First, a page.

1. I think you have the calculations right, and you have discovered the correct fundamental truth (betting on $C$ and $P$ is a good idea, betting on $B$ is not).

  2. Although I'm not a quant finance guy, I suspect that communication is important here. There are subtle details in your work that are implicitly correct, but missing, in your work. For instance, consider this line: "So By looking at this equation I concluded that betting on B is not a good strategy so $B=0$" -- You're right, but you should show that. It's better to do the arithmetic, see that your payoff is less than $B$, and point to that when concluding not to bet on $B$. This is worth perhaps one extra sentence over what you've written and shouldn't take much, but it improves your argument quite a lot. Similarly, in "Since P+M+C+R = 100 , So final problem has reduced to...", I don't think your steps are clear and they could be fleshed out more, even though they seem to be pointing you toward a correct conclusion.

  3. I think you're definitely on the right track, but I think you're not done. Where will you put your dollars, and why?

What strikes me as the most important part of the prompt is this:

There is no single "correct" answer, but there are many "wrong" answers.

You could choose to just chase the maximum expected value (spoiler alert: put down 100 bucks on $C$), but maybe you ought to consider hedging your bets and explaining why that's useful. Or, maybe you do want to go for that highest expected value; in that case, you might just say that and briefly defend that choice. I think the defense of your choice is going to be more important than the allocation of dollars, if I'm reading the subtext correctly.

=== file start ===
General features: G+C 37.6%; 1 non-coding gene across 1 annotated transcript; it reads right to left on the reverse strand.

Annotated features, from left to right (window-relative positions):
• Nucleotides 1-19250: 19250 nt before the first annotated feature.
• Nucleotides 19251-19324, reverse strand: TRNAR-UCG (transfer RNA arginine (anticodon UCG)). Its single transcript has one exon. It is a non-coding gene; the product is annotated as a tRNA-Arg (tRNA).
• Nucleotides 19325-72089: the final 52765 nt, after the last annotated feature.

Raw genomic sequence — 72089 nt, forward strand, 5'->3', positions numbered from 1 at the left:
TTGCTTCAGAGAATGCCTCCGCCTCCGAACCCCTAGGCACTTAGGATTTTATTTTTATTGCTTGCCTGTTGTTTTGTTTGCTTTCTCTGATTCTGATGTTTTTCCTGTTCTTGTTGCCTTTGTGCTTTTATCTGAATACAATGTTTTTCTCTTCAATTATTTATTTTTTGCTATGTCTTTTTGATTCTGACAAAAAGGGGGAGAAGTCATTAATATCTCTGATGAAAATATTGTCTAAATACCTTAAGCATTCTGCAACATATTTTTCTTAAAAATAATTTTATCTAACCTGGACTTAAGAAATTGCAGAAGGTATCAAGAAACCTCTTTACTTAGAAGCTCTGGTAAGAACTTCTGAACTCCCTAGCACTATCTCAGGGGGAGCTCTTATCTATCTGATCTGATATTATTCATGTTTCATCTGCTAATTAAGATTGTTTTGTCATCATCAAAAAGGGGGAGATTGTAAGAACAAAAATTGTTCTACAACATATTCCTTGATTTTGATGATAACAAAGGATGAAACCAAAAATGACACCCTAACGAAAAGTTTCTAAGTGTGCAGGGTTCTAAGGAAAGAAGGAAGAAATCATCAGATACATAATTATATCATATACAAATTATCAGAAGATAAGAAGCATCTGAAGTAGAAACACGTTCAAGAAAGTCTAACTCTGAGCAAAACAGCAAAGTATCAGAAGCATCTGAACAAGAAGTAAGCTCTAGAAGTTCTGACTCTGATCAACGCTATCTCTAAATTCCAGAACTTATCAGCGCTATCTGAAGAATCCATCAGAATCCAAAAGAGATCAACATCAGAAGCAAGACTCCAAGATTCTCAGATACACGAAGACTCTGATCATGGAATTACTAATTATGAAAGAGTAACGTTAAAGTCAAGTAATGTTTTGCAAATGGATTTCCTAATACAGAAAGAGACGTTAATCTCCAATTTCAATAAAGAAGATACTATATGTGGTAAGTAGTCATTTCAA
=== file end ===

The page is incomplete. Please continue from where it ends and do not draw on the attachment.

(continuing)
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    $\begingroup$ I agree. OP's question is very open ended and I suspect that the weight of a 'correct' answer is determined more by successful rhetoric than formal maths. In this case, a complete answer would then be very long. $\endgroup$
    – Snoop
    Sep 1, 2022 at 14:46
  • $\begingroup$ Hi Aaron, do you mind explaining the expected payoffs for me? Why is it $$ \left(P+ \frac{7}{4}P\right)0.4 + \left(M + \frac{2}{3}M\right)0.6+\left(B+\frac{1}{4}B\right)0.7+(C+3C)0.3 + R(unbet)$$ ? Why do you add all of them up? $\endgroup$
    – Sarah V.P
    Nov 27, 2022 at 8:09
  • $\begingroup$ @Snoop How did OP computed the expected values? Isn't in this case, the expected value for Pink is $(\frac{7}{4} + 1)\times 0.4 - 1\times 0.6 - 1\times 0.7 - 1\times 0.3$? $\endgroup$